Refugee women and children face specific risks and their needs are, quite rightly, highlighted and addressed by the humanitarian community. However, the situation and specific needs of single male refugees is often less understood. This report aims to address this information gap. With a focus on the situation in Lebanon, Turkey, Jordan, and Greece, it aims to provide a better understanding of the gendered impact of the refugee crisis on unaccompanied adolescent boys, aged 13 to 17, and men, single or living separately from their families; and to highlight actual and potential gaps in the humanitarian response.
The report does not aim to compare the needs of refugee boys and men with that of refugee women and girls, or to downplay the specific risks faced by refugee women and girls. In exploring the situation, vulnerability and needs of unaccompanied male refugees, the report recognises the inter-connections and relations between different groups in crisis situations and crisis-affected communities, and argues that failing to address the needs of one group can have a direct, or indirect, negative impact on other groups.
• Unaccompanied men and boys face challenges in daily mobility including the risk of harassment and hostility from security forces. Being an unaccompanied adolescent boy also generates greater risks of detention: in Greece, unaccompanied male minors are often scared to report their real age to the authorities because of a fear of being detained, thereby missing out on key protection and legal rights.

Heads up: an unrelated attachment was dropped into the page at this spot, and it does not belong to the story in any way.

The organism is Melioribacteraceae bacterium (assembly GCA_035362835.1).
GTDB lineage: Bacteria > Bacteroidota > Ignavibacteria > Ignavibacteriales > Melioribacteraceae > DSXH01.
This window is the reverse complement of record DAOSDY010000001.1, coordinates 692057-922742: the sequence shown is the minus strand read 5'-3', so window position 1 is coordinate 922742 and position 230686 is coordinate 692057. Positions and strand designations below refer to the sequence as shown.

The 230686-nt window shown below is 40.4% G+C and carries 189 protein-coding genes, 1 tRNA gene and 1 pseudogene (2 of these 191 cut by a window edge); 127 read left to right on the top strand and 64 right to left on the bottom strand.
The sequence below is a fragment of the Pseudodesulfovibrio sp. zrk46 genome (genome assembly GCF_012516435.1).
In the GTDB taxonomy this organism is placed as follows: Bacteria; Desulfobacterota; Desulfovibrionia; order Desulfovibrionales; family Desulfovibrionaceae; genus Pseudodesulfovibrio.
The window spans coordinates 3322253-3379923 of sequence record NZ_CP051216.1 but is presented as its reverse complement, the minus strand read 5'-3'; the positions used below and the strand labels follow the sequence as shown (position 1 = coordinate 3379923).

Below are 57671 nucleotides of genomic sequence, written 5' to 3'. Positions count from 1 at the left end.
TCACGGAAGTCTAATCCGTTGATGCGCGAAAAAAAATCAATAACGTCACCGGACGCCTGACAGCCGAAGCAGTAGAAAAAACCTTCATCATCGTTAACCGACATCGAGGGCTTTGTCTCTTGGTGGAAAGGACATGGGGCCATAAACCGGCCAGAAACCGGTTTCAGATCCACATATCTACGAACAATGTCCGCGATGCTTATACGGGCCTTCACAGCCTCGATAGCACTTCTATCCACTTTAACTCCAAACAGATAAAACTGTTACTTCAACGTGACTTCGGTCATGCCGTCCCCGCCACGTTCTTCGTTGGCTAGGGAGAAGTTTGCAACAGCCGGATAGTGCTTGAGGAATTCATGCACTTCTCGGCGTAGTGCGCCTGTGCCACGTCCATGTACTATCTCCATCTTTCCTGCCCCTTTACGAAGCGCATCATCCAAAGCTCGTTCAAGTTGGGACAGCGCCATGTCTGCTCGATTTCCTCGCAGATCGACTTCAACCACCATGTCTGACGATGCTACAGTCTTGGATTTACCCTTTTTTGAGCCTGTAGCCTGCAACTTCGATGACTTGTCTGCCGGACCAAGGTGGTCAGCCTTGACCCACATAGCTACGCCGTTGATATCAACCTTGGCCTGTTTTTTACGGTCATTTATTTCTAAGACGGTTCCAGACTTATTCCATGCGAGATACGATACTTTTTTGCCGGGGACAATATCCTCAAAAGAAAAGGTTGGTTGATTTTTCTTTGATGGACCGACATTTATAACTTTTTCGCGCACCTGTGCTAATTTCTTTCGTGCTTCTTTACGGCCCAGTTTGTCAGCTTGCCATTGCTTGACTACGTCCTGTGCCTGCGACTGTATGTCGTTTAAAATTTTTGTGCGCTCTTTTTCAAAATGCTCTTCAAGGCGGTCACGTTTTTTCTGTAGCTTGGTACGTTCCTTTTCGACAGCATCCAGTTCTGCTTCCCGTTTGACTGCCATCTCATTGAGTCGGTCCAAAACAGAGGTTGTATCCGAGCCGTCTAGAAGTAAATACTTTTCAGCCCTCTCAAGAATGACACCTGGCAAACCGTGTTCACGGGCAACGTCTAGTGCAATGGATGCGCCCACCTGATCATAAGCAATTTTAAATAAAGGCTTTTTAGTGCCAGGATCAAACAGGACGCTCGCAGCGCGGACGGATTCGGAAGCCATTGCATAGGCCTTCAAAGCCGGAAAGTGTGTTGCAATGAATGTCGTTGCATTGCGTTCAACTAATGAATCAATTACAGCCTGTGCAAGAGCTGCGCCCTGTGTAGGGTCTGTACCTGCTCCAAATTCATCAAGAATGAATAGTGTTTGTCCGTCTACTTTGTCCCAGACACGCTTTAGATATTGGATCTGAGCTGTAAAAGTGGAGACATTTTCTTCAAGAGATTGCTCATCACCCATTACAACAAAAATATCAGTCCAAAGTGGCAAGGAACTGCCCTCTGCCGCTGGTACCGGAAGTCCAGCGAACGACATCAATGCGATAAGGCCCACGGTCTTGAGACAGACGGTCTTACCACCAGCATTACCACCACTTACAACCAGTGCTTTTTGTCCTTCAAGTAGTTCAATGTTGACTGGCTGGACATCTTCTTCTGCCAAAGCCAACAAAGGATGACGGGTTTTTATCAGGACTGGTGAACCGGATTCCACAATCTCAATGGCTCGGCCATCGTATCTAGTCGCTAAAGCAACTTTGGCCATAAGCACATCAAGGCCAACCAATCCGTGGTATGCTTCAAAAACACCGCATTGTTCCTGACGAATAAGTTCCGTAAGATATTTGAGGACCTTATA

• A lack of legal status in many host countries means most refugees are unable to work and earn an income, or they have to work informally for low wages and with little protection from discrimination or abuse. Child labour is common particularly for adolescent boys. Unaccompanied male refugees are often under pressure to send remittances to their relatives, and the difficulty of earning an income does not just affect men’s ability to meet their own basic needs but also affects their sense of self-worth.
• Single unaccompanied men and adolescent boys can find it hard to access shared accommodation due to cultural limitations on having unrelated males in a household with women and girls. Sexual and gender minorities face additional prejudice and are often forced to live in poor quality, insecure housing and face threats of extortion and sexual exploitation.
• Unaccompanied boys and men can become socially marginalised and this can lead to reliance on and addiction to drugs and alcohol.